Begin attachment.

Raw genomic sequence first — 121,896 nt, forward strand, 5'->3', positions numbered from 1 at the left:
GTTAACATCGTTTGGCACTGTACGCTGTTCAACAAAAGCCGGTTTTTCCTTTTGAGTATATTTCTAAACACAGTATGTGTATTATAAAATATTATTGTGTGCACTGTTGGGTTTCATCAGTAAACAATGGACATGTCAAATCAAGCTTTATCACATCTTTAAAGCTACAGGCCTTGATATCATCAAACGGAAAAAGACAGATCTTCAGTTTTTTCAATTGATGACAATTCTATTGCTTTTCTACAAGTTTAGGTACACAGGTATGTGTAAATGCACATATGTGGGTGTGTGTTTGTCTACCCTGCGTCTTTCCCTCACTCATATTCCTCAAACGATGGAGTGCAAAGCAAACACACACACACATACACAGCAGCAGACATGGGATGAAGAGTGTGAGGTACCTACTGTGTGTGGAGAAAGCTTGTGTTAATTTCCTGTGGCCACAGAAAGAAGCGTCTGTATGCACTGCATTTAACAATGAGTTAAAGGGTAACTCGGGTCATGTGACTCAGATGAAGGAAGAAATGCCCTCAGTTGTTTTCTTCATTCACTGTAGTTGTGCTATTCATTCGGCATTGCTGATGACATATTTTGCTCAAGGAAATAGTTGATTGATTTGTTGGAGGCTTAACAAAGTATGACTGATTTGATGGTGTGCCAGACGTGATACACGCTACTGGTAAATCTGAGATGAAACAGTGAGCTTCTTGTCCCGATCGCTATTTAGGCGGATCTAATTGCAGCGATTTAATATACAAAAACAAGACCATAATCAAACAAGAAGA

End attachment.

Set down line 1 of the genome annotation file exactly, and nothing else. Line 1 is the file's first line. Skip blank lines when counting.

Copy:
Raw genomic sequence first — 121,896 nt, forward strand, 5'->3', positions numbered from 1 at the left: